The Greenberger-Horne-Zeilinger or GHZ paradox
is an alternative proof of Bell’s theorem
that does not use inequalities, but instead
the three-particle entangled GHZ state :
Where and are qubit states,
specifically the eigenvalues of the Pauli matrix .
If we now apply certain products of the Pauli matrices and
as quantum gates
to this three-particle state, we find:
In other words, the GHZ state is a simultaneous eigenstate of these composite operators,
with eigenvalues and , respectively.
Let us do the same for two more operators,
so that we have a set of four observables
for which gives these eigenvalues:
According to any local hidden variable (LHV) theory,
the measurement outcomes of the operators are predetermined,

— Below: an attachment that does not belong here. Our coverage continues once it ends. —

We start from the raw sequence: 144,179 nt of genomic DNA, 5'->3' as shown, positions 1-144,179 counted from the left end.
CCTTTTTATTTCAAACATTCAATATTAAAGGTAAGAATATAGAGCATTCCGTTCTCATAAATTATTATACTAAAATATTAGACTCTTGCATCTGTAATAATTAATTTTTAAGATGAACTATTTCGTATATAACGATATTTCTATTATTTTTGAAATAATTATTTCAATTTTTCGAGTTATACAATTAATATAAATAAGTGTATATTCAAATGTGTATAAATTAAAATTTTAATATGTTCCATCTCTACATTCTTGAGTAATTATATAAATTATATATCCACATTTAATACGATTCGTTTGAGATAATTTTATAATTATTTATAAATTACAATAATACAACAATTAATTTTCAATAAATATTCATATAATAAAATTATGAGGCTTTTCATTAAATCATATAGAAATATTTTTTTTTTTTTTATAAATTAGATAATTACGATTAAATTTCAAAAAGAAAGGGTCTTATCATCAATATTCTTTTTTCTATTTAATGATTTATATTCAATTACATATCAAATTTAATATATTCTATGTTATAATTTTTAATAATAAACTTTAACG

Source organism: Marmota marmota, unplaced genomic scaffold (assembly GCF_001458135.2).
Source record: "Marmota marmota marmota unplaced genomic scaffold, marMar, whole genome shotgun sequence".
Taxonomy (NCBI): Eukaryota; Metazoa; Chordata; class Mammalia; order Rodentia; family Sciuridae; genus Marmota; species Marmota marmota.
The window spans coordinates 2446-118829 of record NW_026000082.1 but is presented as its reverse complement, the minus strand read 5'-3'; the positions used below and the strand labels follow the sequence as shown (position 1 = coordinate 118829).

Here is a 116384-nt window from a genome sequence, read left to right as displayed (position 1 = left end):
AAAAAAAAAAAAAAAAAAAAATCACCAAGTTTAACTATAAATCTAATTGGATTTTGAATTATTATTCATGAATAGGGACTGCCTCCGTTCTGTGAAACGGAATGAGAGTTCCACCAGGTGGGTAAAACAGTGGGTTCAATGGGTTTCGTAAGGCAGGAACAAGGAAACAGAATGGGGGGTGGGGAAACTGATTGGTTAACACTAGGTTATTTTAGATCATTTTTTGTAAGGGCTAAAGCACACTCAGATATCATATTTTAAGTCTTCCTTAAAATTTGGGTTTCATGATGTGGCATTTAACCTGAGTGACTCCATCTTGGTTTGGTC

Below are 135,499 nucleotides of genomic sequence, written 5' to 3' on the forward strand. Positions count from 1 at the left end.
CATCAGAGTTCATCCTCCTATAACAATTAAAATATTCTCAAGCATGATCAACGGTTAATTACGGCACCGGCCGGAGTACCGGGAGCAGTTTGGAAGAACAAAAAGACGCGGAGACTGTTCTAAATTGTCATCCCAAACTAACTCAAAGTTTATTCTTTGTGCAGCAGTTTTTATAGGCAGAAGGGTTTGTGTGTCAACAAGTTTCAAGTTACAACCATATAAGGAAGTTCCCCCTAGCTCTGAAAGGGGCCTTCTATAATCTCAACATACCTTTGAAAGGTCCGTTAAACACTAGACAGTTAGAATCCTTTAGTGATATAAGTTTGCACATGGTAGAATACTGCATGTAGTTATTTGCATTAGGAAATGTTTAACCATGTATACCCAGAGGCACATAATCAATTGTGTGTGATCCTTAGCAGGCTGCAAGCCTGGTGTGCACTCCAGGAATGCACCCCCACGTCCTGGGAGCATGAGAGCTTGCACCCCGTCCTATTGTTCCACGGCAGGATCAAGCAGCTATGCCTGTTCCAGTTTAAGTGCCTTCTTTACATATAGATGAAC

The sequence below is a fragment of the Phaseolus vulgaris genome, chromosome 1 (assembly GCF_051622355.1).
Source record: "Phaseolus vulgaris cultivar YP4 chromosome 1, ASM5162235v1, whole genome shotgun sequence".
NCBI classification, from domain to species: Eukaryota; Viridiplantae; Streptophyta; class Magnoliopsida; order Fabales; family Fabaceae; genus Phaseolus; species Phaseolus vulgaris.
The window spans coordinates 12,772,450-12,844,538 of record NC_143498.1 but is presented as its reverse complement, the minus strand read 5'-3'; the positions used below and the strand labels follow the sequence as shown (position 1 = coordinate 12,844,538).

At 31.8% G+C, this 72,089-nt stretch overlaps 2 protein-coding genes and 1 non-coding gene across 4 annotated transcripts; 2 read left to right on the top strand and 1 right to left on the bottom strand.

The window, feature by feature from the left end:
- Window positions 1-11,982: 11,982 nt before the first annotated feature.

and the three particles , and can be measured separately,
or in other words, the eigenvalues can be factorized:
Let us now multiply both sides of these four equations together:
This is a contradiction: the left-hand side is ,
but all six factors on the right are .
This means that we must have made an incorrect assumption along the way.
Our only assumption was that we could factorize the eigenvalues,
so that e.g. particle could be measured on its own
without an “action-at-a-distance” effect on or .
However, because that leads us to a contradiction,
we must conclude that action-at-a-distance exists,
and that therefore all LHV-based theories are invalid.
- N. Brunner,
Quantum information theory: lecture notes,
- J.B. Brask,
Quantum information: lecture notes,